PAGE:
Determinants of awareness, value perception, and societal support for sexual and reproductive health services among in-school adolescents in South-eastern Nigeria
BMC Health Services Research volume 23, Article number: 505 (2023)
Adolescents are vulnerable to sexual and reproductive health (SRH) risks yet, have poor utilisation of SRH services due to personal, social, and demographic influences. This study aimed to compare the experiences of adolescents that had received targeted adolescent SRH interventions and those that did not and evaluated the determinants of awareness, value perception, and societal support for SRH service utilisation among secondary school adolescents in eastern Nigeria.
We undertook a cross-sectional study of 515 adolescents in twelve randomly selected public secondary schools, grouped into schools that had received targeted adolescent SRH interventions and those that did not, across six local government areas in Ebonyi State, Nigeria. The intervention comprised training of schools’ teachers/counsellors and peer educators and community sensitisation and engagement of community gatekeepers for demand generation. A pre-tested structured questionnaire was administered to the students to assess their experiences with SRH services. Categorical variables were compared using the Chi-square test, and predictors were determined through multivariate logistic regression. The level of statistical significance was determined at p < 0.05 and a 95% confidence limit.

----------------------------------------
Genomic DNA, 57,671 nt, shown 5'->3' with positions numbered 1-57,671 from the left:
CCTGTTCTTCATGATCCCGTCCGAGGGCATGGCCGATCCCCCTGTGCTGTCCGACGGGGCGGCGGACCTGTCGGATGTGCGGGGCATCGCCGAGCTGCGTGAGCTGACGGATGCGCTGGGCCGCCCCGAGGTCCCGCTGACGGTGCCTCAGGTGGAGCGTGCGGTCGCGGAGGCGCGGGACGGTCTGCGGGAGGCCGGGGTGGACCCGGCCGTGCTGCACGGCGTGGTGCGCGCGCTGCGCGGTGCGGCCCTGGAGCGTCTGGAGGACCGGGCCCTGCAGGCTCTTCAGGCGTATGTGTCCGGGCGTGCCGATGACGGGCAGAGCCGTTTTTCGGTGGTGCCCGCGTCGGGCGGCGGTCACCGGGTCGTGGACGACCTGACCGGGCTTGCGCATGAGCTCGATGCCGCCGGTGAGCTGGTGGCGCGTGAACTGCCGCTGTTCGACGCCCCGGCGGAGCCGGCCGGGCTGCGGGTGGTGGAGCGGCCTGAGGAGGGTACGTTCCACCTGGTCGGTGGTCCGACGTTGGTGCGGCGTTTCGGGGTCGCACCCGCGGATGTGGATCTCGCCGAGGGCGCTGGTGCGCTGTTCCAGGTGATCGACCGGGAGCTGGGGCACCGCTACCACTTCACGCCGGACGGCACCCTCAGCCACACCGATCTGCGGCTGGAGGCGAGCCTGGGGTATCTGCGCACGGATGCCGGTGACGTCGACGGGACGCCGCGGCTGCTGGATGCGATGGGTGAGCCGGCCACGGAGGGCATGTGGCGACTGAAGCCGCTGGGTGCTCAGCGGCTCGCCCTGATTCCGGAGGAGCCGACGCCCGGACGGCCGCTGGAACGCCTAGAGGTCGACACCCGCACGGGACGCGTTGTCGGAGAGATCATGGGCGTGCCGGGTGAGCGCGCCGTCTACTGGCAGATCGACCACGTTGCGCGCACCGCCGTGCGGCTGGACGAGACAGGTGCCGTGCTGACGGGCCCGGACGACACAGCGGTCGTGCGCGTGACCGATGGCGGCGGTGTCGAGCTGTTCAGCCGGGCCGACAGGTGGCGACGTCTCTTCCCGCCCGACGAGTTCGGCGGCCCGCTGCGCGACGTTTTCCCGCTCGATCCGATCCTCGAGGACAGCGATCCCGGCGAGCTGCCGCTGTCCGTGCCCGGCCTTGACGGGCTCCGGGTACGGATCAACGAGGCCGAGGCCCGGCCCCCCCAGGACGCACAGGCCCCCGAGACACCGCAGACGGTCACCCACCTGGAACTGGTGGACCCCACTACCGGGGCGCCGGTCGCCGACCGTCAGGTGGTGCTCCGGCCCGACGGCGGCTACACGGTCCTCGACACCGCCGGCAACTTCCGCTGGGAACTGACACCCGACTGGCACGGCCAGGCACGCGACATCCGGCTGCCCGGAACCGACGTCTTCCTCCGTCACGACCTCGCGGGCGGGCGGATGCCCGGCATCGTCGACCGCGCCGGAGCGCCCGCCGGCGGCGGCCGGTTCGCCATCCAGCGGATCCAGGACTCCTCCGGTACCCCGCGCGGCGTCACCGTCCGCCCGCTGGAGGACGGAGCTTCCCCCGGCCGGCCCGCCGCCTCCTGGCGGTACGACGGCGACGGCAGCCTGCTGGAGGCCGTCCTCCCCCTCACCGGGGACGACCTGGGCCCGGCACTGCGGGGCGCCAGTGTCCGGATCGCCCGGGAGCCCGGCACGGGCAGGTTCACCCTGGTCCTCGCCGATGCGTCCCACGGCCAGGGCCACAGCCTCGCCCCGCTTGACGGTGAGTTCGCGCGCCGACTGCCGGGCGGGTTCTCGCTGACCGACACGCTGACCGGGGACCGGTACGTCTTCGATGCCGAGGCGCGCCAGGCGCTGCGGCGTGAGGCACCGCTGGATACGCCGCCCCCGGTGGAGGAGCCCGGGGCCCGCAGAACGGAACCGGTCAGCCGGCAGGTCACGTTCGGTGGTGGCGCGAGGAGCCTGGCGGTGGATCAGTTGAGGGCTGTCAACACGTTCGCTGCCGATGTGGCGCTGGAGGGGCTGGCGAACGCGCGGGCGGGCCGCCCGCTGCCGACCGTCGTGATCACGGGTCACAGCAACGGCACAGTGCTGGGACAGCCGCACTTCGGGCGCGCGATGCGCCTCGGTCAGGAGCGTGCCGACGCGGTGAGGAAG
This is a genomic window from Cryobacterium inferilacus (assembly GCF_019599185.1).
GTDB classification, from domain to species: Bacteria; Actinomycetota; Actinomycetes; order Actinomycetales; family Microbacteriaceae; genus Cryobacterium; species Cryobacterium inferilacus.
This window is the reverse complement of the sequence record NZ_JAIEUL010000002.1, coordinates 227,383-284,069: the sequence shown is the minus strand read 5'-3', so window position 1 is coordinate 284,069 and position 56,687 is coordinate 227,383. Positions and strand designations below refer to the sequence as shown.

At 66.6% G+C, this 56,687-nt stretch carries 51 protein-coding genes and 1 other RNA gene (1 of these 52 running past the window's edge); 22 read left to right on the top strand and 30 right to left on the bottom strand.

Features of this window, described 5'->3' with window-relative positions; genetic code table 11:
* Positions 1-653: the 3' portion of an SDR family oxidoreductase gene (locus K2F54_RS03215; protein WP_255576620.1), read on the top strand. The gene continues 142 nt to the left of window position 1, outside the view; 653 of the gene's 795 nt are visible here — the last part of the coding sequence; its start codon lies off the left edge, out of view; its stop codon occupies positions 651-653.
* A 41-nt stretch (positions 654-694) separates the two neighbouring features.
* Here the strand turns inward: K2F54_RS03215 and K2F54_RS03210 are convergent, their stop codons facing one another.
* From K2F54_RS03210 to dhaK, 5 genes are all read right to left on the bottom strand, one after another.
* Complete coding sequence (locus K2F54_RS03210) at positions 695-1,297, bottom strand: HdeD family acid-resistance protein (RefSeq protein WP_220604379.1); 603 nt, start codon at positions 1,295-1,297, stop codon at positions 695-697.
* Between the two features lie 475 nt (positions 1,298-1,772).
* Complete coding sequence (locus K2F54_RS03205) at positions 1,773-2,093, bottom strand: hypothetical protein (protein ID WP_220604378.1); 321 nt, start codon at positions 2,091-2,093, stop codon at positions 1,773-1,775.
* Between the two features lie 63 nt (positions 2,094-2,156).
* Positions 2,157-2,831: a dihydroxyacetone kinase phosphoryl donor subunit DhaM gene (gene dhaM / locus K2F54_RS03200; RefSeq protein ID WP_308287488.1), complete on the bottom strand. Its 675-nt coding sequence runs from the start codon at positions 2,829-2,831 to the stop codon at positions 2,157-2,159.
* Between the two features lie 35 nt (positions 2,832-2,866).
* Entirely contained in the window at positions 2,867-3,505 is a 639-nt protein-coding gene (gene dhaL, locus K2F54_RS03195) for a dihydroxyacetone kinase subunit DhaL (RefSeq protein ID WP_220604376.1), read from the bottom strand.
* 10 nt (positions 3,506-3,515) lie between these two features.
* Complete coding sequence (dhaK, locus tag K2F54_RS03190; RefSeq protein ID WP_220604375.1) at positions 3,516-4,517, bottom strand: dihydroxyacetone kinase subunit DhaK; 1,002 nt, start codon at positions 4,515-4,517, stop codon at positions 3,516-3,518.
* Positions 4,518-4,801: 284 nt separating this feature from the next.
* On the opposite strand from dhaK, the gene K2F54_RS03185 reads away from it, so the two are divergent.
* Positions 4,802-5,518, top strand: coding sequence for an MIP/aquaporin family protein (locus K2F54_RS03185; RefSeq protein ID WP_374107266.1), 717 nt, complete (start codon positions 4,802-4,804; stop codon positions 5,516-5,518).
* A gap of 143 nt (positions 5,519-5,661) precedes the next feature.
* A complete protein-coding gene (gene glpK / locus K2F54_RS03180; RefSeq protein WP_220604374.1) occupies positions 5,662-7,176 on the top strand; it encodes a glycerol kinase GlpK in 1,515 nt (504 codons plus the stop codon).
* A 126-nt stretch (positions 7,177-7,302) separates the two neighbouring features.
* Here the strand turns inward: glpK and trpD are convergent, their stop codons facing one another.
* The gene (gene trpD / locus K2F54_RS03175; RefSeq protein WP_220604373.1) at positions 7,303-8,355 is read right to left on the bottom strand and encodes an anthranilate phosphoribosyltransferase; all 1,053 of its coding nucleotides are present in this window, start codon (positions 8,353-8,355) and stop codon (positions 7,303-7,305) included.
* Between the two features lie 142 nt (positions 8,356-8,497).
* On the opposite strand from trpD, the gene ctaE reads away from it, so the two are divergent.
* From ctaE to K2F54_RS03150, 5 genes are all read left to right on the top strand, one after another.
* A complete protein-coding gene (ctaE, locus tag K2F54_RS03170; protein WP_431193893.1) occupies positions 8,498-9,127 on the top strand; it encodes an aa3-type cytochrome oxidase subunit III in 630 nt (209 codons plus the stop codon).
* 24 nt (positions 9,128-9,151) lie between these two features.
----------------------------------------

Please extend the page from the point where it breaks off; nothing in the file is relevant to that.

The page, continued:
A higher proportion of adolescents in the intervention group, 126(48%), than in the non-intervention group, 35(16.1%), were aware of SRH services available at the health facility (p-value < 0.001). More adolescents in the intervention than the non-intervention group perceived SRH services as valuable– 257(94.7%) Vs 217(87.5%), p-value = 0.004. Parental/community support for SRH service utilisation was reported by more adolescents in the intervention group than in the non-intervention group- 212 (79.7%) Vs 173 (69.7%), p-value = 0.009. The predictors are (i) awareness-intervention group (β = 0.384, CI = 0.290–0.478), urban residence (β=-0.141, CI=-0.240-0.041), older age (β-0.040, CI = 0.003–0.077) (ii) value perception - intervention group (β = 0.197, 0.141–0.253), senior educational class (β = 0.089, CI = 0.019–0.160), work-for-pay (β=-0.079, CI=-0.156–0.002), awareness (β = 0.192, CI = 0.425–0.721) (iii) parental/community support - work-for-pay (β = 0.095, CI = 0.003–0.185).